Cell replacement has been explored as a therapeutic strategy to repair the brain in patients with Huntington's and Parkinson's disease. Post-mortem evaluations of healthy grafted tissue in such cases have revealed the development of Huntington- or Parkinson-like pathology including mutant huntingtin aggregates and Lewy bodies. An outstanding question remains if tau pathology can also be seen in patients with Huntington's and Parkinson's disease who had received foetal neural allografts. This was addressed by immunohistochemical/immunofluorescent stainings performed on grafted tissue of two Huntington's disease patients, who came to autopsy 9 and 12 years post-transplantation, and two patients with Parkinson's disease who came to autopsy 18 months and 16 years post-transplantation. We show that grafts also contain tau pathology in both types of transplanted patients. In two patients with Huntington's disease, the grafted tissue showed the presence of hyperphosphorylated tau [both AT8 (phospho-tau Ser202 and Thr205) and CP13 (pSer202) immunohistochemical stainings] pathological inclusions, neurofibrillary tangles and neuropil threads. In patients with Parkinson's disease, the grafted tissue was characterized by hyperphosphorylated tau (AT8; immunofluorescent staining) pathological inclusions, neurofibrillary tangles and neuropil threads but only in the patient who came to autopsy 16 years post-transplantation. Abundant tau-related pathology was observed in the cortex and striatum of all cases studied. While the striatum of the grafted Huntington's disease patient revealed an equal amount of 3-repeat and 4-repeat isoforms of tau, the grafted tissue showed elevated 4-repeat isoforms by western blot. This suggests that transplants may have acquired tau pathology from the host brain, although another possibility is that this was due to acceleration of ageing. This finding not only adds to the recent reports that tau pathology is a feature of these neurodegenerative diseases, but also that tau pathology can manifest in healthy neural tissue transplanted into the brains of patients with two distinct neurodegenerative disorders.

Functional convergence of histone methyltransferases EHMT1 and KMT2C involved in intellectual disability and autism spectrum disorder.

Kleefstra syndrome, caused by haploinsufficiency of euchromatin histone methyltransferase 1 (EHMT1), is characterized by intellectual disability (ID), autism spectrum disorder (ASD), characteristic facial dysmorphisms, and other variable clinical features. In addition to EHMT1 mutations, de novo variants were reported in four additional genes (MBD5, SMARCB1, NR1I3, and KMT2C), in single individuals with clinical characteristics overlapping Kleefstra syndrome. Here, we present a novel cohort of five patients with de novo loss of function mutations affecting the histone methyltransferase KMT2C. Our clinical data delineates the KMT2C phenotypic spectrum and reinforces the phenotypic overlap with Kleefstra syndrome and other related ID disorders. To elucidate the common molecular basis of the neuropathology associated with mutations in KMT2C and EHMT1, we characterized the role of the Drosophila KMT2C ortholog, trithorax related (trr), in the nervous system. Similar to the Drosophila EHMT1 ortholog, G9a, trr is required in the mushroom body for short term memory. Trr ChIP-seq identified 3371 binding sites, mainly in the promoter of genes involved in neuronal processes. Transcriptional profiling of pan-neuronal trr knockdown and G9a null mutant fly heads identified 613 and 1123 misregulated genes, respectively. These gene sets show a significant overlap and are associated with nearly identical gene ontology enrichments. The majority of the observed biological convergence is derived from predicted indirect target genes. However, trr and G9a also have common direct targets, including the Drosophila ortholog of Arc (Arc1), a key regulator of synaptic plasticity. Our data highlight the clinical and molecular convergence between the KMT2 and EHMT protein families, which may contribute to a molecular network underlying a larger group of ID/ASD-related disorders.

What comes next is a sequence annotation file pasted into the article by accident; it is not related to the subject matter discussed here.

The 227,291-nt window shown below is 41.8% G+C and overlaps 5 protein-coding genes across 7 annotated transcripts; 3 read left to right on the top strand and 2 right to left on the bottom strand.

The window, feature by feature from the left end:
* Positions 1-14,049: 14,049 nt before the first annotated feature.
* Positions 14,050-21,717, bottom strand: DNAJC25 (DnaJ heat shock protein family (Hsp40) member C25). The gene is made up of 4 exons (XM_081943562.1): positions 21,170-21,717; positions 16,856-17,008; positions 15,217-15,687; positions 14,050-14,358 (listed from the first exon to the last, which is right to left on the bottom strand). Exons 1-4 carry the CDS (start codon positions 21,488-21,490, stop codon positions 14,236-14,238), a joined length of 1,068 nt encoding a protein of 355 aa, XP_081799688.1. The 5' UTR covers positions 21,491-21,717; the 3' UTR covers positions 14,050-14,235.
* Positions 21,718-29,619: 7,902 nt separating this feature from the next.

Amputation of the first metatarsophalangeal joint due to a giant gouty tophi: A case report.

The first metatarsophalangeal joint (MTP1) is the most frequent site of gouty tophi. We report an unusual case with a giant skin-perforating tophi. This is the first case of gouty tophi at MTP1 which accepts surgical debulking and amputation.

Incidentally polycystic kidney disease identified by SPECT/CT with post-therapy radioiodine scintigraphy in a patient with differentiated thyroid carcinoma: A case report.

Post-therapy or diagnostic whole-body radioiodine scintigraphy is widely employed to evaluate the residual, recurrence, or metastases of differentiated thyroid carcinoma because of the high sensitivity and accuracy. However, it has pitfalls.

Atypical hemolytic uremic syndrome induced by CblC subtype of methylmalonic academia: A case report and literature review.

Methylmalonic acidemia (MMA) is a common organic acidemia, mainly due to methylmalonyl-CoA mutase (MCM) or its coenzyme cobalamin (VitB12) metabolic disorders. Cobalamin C (CblC) type is the most frequent inborn error of cobalamin metabolism; it can develop symptoms in childhood and often combine multisystem damage, which leads to methylmalonic acid, propionic acid, methyl citrate, and other metabolites abnormal accumulation, causing nerve, liver, kidney, bone marrow, and other organ damage.

Craniosynostosis Surgery: Does Hospital Case Volume Impact Outcomes or Cost?

The relationships between hospital/surgeon characteristics and operative outcomes and cost are being scrutinized increasingly. In patients with craniosynostosis specifically, the relationship between hospital volume and outcomes has yet to be characterized.

Orthognathic Surgery and Rhinoplasty to Address Nasomaxillary Hypoplasia.

The treatment of nasomaxillary hypoplasia is challenging. The phenotype of Binder "syndrome" includes the following: midfacial hypoplasia, class III malocclusion, small or absent anterior nasal spine, flattened nose, horizontal nostrils, short columella, acute nasolabial angle, and a flat frontonasal angle. A staged approach is used, with orthognathic surgery to achieve vertical maxillary length and sagittal advancement, followed by rhinoplasty aimed to increase nasal tip projection, rotation, and columellar length. This article details the diagnosis and treatment of nasomaxillary hypoplasia, demonstrating the senior author's (D.M.S.) preferred approach and technical steps.